One of the leaders of the Georgian troops Valiko Joogheli gave a colourful picture of the destruction of the peaceful villages: ‘Villages here are situated very high up in the mountains. The Ossetians must have thought they are beyond our reach. But now there are these fires burning everywhere… Burning and burning… The ominous fires! What terrible, cruel and enchanting beauty… And, seeing these bright fires burning in the night, an old companion of mine said sadly: “Now I begin to understand Neronus and the Great Fire of Rome”.

This is what F. I. Makharadze wrote about the same events: ‘ We are not going to dwell here on the description of the atrocities and savageries inflicted on the population of South Ossetia by the menshevic troops and the Guard under the command of the executioner Joogheli. They made no distinction between young and old, between men and women or between armed people and unarmed ones. They killed all indiscriminately, destroying and burning down everything on their way. The Georgian menshevics were aiming at a complete extermination of South Ossetia and they almost succeeded in achieving their aim. There was no going any further.’ The description runs as follows: ‘it is without doubt that the nationalistic and chauvinistic principles of the Georgian mensheviks were at work and the hatred they had always manifested towards all national minorities inhabiting Georgia.’
The surviving South Ossetians were forced to flee to North Ossetia. Through almost impassable mountain passes, over fifty thousand of them fled (i.e. 75 % of the population of South Ossetia), most of them perished of hunger, cold, typhus and cholera on their way.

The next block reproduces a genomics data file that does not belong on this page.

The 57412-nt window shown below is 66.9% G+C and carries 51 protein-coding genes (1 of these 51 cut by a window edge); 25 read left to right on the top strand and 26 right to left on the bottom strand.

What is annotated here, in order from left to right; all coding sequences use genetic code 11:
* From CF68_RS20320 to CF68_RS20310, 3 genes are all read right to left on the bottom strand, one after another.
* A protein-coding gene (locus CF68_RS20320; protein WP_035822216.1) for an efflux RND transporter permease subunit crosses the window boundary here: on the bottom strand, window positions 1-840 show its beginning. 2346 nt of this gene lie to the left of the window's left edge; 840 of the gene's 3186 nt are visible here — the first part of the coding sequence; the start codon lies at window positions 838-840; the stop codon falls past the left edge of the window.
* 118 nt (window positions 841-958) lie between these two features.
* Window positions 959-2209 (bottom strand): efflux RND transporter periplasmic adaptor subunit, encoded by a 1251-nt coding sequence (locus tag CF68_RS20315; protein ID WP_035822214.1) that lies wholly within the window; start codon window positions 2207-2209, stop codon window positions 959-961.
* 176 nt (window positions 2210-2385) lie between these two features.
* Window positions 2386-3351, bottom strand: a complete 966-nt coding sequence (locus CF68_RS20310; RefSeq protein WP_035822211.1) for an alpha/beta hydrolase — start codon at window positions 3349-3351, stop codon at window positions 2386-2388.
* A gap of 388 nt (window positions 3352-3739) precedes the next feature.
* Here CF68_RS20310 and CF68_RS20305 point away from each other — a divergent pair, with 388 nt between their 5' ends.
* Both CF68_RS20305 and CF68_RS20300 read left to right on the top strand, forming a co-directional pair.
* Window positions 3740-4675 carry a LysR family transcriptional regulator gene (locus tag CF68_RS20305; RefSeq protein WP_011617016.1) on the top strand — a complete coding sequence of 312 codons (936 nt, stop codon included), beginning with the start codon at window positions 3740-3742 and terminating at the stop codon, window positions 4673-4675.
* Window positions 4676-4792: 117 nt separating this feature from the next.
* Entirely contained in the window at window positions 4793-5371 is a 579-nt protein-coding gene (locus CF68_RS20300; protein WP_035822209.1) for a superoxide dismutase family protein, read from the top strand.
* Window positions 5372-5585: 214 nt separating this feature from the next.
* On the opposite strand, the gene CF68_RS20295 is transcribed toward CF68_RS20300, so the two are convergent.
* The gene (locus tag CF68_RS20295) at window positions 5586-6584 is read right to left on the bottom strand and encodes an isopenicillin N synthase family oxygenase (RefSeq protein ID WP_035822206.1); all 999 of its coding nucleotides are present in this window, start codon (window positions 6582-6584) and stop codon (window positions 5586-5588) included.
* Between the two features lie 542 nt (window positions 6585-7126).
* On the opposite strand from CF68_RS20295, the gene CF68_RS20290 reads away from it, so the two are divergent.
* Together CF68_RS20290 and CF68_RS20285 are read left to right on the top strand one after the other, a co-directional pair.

A Georgian governmental Commission was established on 17 May 1920 to deal with the ousting of the remaining Ossetians and distributing their property among the Georgian migrants from various regions of Georgia, basically from the Doosheti and Kazbeghi regions.

Thus, in 1920 the Georgian authorities carried into life their cherished dream of destroying the non-Georgian element of the population of Georgia. It was their state policy. This is what the governmental newspaper said: ‘Our republic is trying to drive Ossetians away to where they have always striven – to the Socialist paradise’.
Here are the figures illustrating the losses and damages inflicted on South Ossetia during the Georgian invasion of 1920.

1. Persons killed (men)…………… 387
total : 669
2. Persons perished during their escape:
(men)…………….. 1206
total 4143
The total number of people perished is 4812 (5279 – according to other data).